This post is the fifth in our England 2015 series.
On our second day in London, we decided to take a trip on the London Eye. This giant ferris wheel opened in 2000 and consists of 32 large glass-enclosed capsules that hold up to 25 people each. The view is incredible, and the girls had been drawing pictures of it practically since the moment we announced our plans for the trip.
After standing in line for nearly an hour, we boarded a capsule and began counting down our thirty minutes of rotation. I was immediately afflicted with indecision. Which side should we be looking through? Should we try to squeeze in with other families on one side for the view of St. Paul’s Cathedral, or look elsewhere? Should I take photos now? Or perhaps later? Maybe I should just absorb the beauty of the moment? But won’t I wish to have some photos for posterity? How much did this cost again? How can we maximize our enjoyment for these thirty minutes? And is one of our daughters making weird faces over there?
What should have been a lovely family experience was quickly devolving into a stress-party as I pursued an idea of perfection instead of participating in the event. Get a grip, Mama. I took a deep breath and reminded myself to enjoy the present moment. We took a few photos. We looked out the window. The sunset could have been more dramatic, we were getting hungry for dinner, and we wished we had more time at the top of the rotation…but for the most part, we had fun.
It turned out that this experience was sort of a parable for our whole trip. I saw how easily I could get twisted into a mentality of scarcity. “This is our once-in-a-lifetime trip to England! We have to make it absolutely and completely amazing because it might not ever happen again!” In those moments when I could feel my perfectionist stranglehold tightening on the fun quotient, I discovered a phrase that dissolved the anxiety, giving me a sense of spaciousness in my soul that I longed for deeply. It was this:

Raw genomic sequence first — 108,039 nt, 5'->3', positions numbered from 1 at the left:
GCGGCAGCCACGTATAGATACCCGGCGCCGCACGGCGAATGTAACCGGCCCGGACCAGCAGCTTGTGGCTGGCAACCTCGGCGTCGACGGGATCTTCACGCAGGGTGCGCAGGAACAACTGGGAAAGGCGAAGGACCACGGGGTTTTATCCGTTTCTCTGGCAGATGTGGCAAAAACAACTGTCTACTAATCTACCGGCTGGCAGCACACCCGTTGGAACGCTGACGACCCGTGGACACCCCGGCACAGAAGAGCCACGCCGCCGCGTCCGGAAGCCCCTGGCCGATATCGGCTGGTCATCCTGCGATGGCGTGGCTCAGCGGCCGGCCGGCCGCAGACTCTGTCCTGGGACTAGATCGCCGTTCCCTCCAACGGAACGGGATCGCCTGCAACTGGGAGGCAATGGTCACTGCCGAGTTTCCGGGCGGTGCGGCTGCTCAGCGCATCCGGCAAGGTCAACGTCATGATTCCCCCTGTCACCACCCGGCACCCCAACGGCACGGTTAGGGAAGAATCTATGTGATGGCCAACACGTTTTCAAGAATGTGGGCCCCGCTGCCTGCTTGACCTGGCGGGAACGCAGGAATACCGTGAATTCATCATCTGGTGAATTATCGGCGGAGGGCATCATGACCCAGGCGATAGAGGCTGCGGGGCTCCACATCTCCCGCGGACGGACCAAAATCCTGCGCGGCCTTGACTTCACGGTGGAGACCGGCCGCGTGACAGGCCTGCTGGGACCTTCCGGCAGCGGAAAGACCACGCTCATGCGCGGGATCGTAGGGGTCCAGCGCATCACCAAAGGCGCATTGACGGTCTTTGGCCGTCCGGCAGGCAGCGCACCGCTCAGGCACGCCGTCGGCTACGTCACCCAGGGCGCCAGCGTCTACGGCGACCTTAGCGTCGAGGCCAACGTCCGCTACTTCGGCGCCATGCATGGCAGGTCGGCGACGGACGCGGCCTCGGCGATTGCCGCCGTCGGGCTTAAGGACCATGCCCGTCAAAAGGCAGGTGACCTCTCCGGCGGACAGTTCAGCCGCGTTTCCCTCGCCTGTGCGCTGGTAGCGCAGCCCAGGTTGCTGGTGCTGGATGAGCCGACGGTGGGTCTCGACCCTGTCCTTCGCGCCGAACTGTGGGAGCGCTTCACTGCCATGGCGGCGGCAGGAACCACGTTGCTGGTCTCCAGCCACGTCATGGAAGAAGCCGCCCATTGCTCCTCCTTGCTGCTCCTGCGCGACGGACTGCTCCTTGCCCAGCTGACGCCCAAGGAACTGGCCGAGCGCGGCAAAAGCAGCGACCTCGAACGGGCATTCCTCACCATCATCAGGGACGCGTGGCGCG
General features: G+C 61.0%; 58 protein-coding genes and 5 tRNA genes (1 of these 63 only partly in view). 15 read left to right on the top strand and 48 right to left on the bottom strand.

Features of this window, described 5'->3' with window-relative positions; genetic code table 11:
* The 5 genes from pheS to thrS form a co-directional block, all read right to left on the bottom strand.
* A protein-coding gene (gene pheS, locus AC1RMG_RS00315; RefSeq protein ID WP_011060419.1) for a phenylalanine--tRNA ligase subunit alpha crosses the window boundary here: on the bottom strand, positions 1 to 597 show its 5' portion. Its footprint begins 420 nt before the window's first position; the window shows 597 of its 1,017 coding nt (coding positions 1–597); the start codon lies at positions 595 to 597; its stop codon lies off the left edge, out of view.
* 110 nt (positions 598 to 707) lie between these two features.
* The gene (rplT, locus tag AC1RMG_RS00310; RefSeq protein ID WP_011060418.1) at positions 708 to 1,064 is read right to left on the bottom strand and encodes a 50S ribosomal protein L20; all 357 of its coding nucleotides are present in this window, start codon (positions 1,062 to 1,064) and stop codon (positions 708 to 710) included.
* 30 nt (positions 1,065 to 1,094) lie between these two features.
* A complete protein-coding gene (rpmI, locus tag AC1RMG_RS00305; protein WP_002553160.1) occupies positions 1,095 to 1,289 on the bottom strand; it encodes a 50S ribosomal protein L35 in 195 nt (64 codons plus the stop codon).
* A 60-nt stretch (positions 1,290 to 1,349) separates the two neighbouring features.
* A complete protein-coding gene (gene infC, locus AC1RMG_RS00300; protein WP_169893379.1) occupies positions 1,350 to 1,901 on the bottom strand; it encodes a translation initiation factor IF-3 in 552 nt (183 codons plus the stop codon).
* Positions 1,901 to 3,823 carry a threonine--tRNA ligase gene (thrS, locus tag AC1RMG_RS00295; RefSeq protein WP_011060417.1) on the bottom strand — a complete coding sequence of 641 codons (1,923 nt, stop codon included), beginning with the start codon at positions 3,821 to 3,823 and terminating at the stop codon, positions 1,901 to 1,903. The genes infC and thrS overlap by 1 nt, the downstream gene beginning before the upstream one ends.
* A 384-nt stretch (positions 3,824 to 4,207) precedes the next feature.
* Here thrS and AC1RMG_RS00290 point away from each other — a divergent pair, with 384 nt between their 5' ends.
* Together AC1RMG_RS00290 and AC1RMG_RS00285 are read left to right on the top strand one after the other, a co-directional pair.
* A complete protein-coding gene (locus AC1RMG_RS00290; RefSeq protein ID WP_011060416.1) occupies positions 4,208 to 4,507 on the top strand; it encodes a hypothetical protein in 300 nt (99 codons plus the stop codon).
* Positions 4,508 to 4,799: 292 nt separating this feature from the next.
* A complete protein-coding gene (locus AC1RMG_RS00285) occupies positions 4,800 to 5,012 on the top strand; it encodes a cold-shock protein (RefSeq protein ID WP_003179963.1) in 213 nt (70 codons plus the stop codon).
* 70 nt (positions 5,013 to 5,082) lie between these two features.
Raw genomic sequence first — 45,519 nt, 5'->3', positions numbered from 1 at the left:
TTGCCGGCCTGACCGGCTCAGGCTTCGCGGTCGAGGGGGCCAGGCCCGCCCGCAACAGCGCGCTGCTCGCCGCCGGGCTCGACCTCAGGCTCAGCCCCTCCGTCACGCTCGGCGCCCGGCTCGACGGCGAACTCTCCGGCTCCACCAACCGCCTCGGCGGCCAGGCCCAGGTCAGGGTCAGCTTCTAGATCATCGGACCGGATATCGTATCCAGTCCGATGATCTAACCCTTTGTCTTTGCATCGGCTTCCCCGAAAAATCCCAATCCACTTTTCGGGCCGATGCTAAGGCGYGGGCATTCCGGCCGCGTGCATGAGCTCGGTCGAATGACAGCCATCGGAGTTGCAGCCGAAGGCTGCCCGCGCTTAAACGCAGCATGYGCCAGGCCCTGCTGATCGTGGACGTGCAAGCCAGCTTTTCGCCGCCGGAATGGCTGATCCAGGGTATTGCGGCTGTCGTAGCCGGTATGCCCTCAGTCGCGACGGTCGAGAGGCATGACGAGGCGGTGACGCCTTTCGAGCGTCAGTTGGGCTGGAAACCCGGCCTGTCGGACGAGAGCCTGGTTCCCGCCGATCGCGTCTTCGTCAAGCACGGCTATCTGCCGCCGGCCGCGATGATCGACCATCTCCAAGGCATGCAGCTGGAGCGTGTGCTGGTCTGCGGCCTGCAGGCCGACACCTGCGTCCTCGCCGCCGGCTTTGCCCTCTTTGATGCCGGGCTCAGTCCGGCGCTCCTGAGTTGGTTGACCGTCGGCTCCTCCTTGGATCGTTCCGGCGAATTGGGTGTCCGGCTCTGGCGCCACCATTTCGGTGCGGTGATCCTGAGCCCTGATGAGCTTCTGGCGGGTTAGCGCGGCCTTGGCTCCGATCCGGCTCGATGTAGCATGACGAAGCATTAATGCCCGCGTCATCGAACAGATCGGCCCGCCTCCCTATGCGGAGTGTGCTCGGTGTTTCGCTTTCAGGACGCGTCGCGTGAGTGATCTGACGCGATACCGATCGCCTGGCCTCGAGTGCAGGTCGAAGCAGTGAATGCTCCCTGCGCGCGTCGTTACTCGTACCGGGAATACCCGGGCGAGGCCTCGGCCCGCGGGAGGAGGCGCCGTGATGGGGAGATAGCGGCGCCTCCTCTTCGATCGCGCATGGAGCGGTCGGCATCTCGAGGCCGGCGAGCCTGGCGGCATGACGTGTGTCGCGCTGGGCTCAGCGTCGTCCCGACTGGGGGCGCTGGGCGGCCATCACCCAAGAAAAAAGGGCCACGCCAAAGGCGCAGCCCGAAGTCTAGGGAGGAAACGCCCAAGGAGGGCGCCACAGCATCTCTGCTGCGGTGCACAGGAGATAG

“We’ll have to do that next time.”
Simply imagining that there could be future opportunities in London helped me to back off from my ineffective role as Sergeant Fun and receive the goodness of the moment. Muffing an opportunity is no problem if you can believe that the opportunity might arise again.
I’m trying to pull this lesson into my life at home, too. The fact is, each day is precious and unique. A child is 8-years-and-95-days-old just for one day. I am prone to becoming panic-stricken by the thought that I’m missing “the golden years,” whether the children are babies or toddlers or tweens. But the truth is, we’re okay. Even though a day can be pockmarked with angry words or clutter or rushing or all of those at once, we’ll have some more days, Lord willing. And if I can just take a good look at the one we’re in right now, imperfect as it is, maybe I can have a chance at living in peace.
Perfection is overrated anyway.
Read the next post in our England 2015 series: Homesick for Cats: Missing Franny and Pepper all over England.